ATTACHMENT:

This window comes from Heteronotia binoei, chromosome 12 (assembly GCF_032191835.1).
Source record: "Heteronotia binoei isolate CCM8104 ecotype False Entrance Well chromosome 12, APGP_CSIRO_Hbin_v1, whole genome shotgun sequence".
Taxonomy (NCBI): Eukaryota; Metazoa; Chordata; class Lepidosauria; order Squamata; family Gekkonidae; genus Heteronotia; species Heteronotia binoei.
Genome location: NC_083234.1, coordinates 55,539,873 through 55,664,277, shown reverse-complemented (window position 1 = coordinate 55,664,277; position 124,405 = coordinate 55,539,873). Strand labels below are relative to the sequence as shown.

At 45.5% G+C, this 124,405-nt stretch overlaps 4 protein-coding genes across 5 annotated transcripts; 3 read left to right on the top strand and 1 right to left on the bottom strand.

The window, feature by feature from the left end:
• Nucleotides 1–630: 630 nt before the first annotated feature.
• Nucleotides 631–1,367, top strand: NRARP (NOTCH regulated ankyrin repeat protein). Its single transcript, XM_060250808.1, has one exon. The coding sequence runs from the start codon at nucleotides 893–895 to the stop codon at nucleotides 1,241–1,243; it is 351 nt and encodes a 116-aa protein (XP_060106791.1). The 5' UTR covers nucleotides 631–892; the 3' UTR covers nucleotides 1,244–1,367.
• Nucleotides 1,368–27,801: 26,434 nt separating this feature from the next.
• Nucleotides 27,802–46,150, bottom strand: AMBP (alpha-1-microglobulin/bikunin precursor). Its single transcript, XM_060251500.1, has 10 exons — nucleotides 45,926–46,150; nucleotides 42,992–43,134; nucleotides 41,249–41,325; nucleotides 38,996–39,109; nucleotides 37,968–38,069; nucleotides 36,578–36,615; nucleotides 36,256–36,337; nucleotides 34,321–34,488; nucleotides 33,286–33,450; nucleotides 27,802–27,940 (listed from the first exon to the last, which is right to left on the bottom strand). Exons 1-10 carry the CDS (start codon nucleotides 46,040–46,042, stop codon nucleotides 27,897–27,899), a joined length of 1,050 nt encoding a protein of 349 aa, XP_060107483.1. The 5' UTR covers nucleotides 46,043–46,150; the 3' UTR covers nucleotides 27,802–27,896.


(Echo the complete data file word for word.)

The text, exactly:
This window comes from Heteronotia binoei, chromosome 12 (assembly GCF_032191835.1).
Source record: "Heteronotia binoei isolate CCM8104 ecotype False Entrance Well chromosome 12, APGP_CSIRO_Hbin_v1, whole genome shotgun sequence".
Taxonomy (NCBI): Eukaryota; Metazoa; Chordata; class Lepidosauria; order Squamata; family Gekkonidae; genus Heteronotia; species Heteronotia binoei.
Genome location: NC_083234.1, coordinates 55,539,873 through 55,664,277, shown reverse-complemented (window position 1 = coordinate 55,664,277; position 124,405 = coordinate 55,539,873). Strand labels below are relative to the sequence as shown.

At 45.5% G+C, this 124,405-nt stretch overlaps 4 protein-coding genes across 5 annotated transcripts; 3 read left to right on the top strand and 1 right to left on the bottom strand.

The window, feature by feature from the left end:
• Nucleotides 1–630: 630 nt before the first annotated feature.
• Nucleotides 631–1,367, top strand: NRARP (NOTCH regulated ankyrin repeat protein). Its single transcript, XM_060250808.1, has one exon. The coding sequence runs from the start codon at nucleotides 893–895 to the stop codon at nucleotides 1,241–1,243; it is 351 nt and encodes a 116-aa protein (XP_060106791.1). The 5' UTR covers nucleotides 631–892; the 3' UTR covers nucleotides 1,244–1,367.
• Nucleotides 1,368–27,801: 26,434 nt separating this feature from the next.
• Nucleotides 27,802–46,150, bottom strand: AMBP (alpha-1-microglobulin/bikunin precursor). Its single transcript, XM_060251500.1, has 10 exons — nucleotides 45,926–46,150; nucleotides 42,992–43,134; nucleotides 41,249–41,325; nucleotides 38,996–39,109; nucleotides 37,968–38,069; nucleotides 36,578–36,615; nucleotides 36,256–36,337; nucleotides 34,321–34,488; nucleotides 33,286–33,450; nucleotides 27,802–27,940 (listed from the first exon to the last, which is right to left on the bottom strand). Exons 1-10 carry the CDS (start codon nucleotides 46,040–46,042, stop codon nucleotides 27,897–27,899), a joined length of 1,050 nt encoding a protein of 349 aa, XP_060107483.1. The 5' UTR covers nucleotides 46,043–46,150; the 3' UTR covers nucleotides 27,802–27,896.